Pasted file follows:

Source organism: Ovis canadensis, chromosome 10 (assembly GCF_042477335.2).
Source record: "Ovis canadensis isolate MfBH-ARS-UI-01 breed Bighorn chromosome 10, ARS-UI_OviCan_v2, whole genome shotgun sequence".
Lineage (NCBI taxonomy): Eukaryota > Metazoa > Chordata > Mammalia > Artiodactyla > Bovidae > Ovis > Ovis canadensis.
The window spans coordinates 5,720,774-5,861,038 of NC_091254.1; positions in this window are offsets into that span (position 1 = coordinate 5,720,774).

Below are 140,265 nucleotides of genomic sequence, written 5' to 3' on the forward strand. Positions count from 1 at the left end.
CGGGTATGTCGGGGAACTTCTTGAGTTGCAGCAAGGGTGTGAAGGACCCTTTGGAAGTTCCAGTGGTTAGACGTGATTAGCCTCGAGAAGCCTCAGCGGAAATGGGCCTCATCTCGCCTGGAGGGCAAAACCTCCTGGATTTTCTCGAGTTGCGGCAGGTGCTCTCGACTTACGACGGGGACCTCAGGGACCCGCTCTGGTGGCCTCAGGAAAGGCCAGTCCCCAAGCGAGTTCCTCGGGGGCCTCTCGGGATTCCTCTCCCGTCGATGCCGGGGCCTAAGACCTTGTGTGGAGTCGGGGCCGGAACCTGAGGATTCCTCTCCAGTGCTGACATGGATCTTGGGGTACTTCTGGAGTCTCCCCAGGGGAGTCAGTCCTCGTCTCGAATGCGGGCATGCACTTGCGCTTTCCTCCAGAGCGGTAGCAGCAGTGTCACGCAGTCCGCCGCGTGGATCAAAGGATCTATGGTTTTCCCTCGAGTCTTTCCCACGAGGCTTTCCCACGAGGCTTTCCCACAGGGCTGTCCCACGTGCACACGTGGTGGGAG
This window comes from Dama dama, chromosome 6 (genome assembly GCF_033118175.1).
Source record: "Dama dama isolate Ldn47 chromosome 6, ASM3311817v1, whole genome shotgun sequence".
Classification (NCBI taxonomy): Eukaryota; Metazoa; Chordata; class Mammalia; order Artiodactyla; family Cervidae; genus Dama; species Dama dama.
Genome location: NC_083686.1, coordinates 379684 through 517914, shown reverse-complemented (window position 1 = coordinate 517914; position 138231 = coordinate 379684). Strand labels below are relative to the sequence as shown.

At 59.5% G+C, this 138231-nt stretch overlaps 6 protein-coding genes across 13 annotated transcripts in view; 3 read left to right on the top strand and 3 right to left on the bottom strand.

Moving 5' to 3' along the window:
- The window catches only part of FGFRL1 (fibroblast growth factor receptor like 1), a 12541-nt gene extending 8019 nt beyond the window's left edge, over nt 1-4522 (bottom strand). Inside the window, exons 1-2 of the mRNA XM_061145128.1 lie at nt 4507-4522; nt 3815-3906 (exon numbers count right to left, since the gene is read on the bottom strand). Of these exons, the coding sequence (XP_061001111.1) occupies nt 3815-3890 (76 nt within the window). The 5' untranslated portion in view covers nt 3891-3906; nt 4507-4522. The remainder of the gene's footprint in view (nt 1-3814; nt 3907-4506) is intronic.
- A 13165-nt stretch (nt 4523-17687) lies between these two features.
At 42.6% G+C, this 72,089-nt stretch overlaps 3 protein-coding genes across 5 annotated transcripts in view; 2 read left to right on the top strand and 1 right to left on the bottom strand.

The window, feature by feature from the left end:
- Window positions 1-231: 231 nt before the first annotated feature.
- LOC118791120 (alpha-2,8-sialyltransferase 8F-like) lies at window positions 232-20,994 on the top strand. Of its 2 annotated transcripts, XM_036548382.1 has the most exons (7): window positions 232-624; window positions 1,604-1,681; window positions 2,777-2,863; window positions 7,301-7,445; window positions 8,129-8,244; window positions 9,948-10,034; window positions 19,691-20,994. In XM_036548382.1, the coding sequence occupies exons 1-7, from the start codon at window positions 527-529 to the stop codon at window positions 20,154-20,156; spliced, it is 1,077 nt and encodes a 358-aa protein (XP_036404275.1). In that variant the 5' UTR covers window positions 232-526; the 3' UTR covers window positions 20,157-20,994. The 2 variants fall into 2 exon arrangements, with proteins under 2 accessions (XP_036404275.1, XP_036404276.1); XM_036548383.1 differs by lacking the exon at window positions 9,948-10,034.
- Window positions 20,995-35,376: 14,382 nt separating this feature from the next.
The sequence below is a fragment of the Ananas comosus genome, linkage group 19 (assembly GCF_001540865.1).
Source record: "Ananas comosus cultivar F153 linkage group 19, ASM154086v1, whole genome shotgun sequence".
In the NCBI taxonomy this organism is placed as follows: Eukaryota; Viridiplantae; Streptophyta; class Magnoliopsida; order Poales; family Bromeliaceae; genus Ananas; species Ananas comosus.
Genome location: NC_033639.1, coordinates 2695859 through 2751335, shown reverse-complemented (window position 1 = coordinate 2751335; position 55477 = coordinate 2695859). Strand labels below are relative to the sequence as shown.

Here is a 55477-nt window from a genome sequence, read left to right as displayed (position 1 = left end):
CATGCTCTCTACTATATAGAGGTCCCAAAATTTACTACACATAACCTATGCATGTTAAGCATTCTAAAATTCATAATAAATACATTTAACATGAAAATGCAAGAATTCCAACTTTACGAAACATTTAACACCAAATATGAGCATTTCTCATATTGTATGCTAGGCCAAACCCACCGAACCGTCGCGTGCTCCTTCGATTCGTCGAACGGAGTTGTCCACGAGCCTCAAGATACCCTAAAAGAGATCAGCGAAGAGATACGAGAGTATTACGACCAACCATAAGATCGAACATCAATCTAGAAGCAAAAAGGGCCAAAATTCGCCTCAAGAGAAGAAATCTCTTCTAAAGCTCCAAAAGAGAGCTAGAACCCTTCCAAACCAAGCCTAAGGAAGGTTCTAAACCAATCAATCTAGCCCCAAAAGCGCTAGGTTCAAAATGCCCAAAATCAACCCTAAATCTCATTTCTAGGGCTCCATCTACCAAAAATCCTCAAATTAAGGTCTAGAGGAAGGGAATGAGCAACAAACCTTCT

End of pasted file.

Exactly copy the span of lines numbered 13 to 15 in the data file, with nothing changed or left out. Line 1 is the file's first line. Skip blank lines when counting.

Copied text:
- The window catches only part of FGFRL1 (fibroblast growth factor receptor like 1), a 12541-nt gene extending 8019 nt beyond the window's left edge, over nt 1-4522 (bottom strand). Inside the window, exons 1-2 of the mRNA XM_061145128.1 lie at nt 4507-4522; nt 3815-3906 (exon numbers count right to left, since the gene is read on the bottom strand). Of these exons, the coding sequence (XP_061001111.1) occupies nt 3815-3890 (76 nt within the window). The 5' untranslated portion in view covers nt 3891-3906; nt 4507-4522. The remainder of the gene's footprint in view (nt 1-3814; nt 3907-4506) is intronic.
- A 13165-nt stretch (nt 4523-17687) lies between these two features.
At 42.6% G+C, this 72,089-nt stretch overlaps 3 protein-coding genes across 5 annotated transcripts in view; 2 read left to right on the top strand and 1 right to left on the bottom strand.